Historic Photographs as a Storytelling Art Form
Opening reception and exhibition
When: 6:30-7 tonight
Where: Historic Vickery House at North Georgia College and State University, 82 College Circle, Dahlonega
How much: Free
Storytelling concert with Bil Lepp
When: 7-9 p.m. June 24
Where: Hoag Student Center at North Georgia College and State University, 82 College Circle, Dahlonega
How much: $5 suggested donation per ticket
An area art professor has turned his passion for photography into an opportunity for the community to get a snapshot of days gone by.
Paul Dunlap's "Historic Photographs as a Storytelling Art Form" exhibit opens today at the Historic Vickery House on the campus of North Georgia College and State University in Dahlonega.
"I have a real passion for old photographs as windows into a bygone era. They teach us of our past triumphs, celebrations, everyday lives, tragedies, mistakes and failures," said Dunlap, an assistant professor of visual art at North Georgia.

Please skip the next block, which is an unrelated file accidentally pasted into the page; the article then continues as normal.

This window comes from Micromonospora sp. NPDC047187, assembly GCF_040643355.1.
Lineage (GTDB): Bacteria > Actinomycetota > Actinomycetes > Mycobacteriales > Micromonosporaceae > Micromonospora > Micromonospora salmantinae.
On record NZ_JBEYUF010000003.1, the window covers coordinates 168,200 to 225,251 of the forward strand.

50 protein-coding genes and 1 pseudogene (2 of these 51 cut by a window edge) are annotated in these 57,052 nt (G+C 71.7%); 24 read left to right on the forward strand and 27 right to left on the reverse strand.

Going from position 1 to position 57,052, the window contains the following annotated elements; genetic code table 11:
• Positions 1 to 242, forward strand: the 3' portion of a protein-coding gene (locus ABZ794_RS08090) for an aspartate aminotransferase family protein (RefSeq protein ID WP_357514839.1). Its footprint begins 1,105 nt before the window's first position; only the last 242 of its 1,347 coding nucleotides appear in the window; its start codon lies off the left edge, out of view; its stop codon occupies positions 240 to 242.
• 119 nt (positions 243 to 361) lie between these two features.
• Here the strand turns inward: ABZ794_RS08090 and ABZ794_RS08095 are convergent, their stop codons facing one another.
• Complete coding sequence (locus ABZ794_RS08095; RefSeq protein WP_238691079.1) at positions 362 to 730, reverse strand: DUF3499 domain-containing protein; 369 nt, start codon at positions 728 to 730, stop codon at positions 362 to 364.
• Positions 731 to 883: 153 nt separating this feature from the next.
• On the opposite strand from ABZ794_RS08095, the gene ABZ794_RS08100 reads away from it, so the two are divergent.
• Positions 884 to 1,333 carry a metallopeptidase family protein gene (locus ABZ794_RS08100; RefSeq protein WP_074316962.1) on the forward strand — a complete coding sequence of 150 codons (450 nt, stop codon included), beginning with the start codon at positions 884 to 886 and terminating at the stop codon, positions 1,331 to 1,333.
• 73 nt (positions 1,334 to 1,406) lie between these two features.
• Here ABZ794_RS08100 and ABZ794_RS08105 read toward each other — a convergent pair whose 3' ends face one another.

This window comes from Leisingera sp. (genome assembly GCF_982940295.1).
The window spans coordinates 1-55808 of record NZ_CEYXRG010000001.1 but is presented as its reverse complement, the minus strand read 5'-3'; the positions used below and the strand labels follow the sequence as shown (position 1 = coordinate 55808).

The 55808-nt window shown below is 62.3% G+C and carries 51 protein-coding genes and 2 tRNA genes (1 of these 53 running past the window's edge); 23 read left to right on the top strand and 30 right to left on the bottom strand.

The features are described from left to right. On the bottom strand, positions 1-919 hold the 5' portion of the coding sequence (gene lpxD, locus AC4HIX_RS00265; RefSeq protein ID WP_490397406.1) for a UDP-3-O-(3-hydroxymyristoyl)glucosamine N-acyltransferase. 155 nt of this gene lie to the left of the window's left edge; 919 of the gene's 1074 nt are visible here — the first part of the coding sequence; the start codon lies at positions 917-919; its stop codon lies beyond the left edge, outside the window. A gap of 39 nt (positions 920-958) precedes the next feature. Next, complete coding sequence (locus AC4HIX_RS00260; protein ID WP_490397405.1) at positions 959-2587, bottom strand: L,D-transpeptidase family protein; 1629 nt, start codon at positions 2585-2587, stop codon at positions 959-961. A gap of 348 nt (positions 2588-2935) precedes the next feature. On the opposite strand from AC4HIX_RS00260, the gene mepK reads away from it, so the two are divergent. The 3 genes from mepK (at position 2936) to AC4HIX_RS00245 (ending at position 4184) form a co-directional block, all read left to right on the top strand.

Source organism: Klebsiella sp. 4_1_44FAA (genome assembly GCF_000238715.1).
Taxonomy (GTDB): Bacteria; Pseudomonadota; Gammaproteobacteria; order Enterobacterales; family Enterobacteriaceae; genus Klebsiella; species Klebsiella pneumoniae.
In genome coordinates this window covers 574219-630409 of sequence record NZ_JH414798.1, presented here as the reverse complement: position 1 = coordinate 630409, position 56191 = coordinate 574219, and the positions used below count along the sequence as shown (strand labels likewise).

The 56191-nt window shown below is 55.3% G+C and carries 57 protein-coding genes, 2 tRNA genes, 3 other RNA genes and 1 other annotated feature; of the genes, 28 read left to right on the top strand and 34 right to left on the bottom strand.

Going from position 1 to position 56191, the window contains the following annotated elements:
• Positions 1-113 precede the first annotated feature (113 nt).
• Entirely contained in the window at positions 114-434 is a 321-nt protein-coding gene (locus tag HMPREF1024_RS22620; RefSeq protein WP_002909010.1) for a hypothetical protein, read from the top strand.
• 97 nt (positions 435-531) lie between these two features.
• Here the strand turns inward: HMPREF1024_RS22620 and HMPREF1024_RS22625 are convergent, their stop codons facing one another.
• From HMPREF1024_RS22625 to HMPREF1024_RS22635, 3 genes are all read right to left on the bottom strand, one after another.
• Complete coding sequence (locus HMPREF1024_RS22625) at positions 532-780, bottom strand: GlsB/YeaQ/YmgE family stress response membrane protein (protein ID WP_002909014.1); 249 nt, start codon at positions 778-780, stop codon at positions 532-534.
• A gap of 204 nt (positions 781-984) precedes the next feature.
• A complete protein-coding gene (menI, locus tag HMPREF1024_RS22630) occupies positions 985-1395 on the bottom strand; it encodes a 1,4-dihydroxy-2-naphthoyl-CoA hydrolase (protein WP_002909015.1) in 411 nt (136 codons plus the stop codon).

"I also love the freedom of creative interpretations when looking at old photographs."
For his exhibit, Dunlap made prints from historic photographs from the Vanishing Georgia Archives. The archives are housed on the servers of the Digital Library of Georgia at the University of Georgia and document life in Georgia beginning in the 1800s.
"I selected 16 images from the archives that piqued my curiosity for a variety of reasons," Dunlap said.
"Of these, many were windows into the daily lives of common people (in Lumpkin County), such as weddings, funerals, baptisms, college graduation, corn shucking and washing laundry.
"Others were relating to the landscape, such as the building of Highway 52, gold mining, the work of the Civilian Conservation Corps, and local architecture."
The exhibit opens with a free reception and exhibition from 6:30 to 7 p.m., where Dunlap will lead a discussion about his work. It will be on display until the early fall.
Dunlap's exhibit is a part of the "This Land; These People: The Art of Storytelling in Words and Pictures" project being sponsored by the college's Georgia Appalachian Studies Center. The project is being made possible through a grant from the National Endowment fothe Arts.
Other activities associated with the project include a storytelling concert with Bil Lepp on June 24.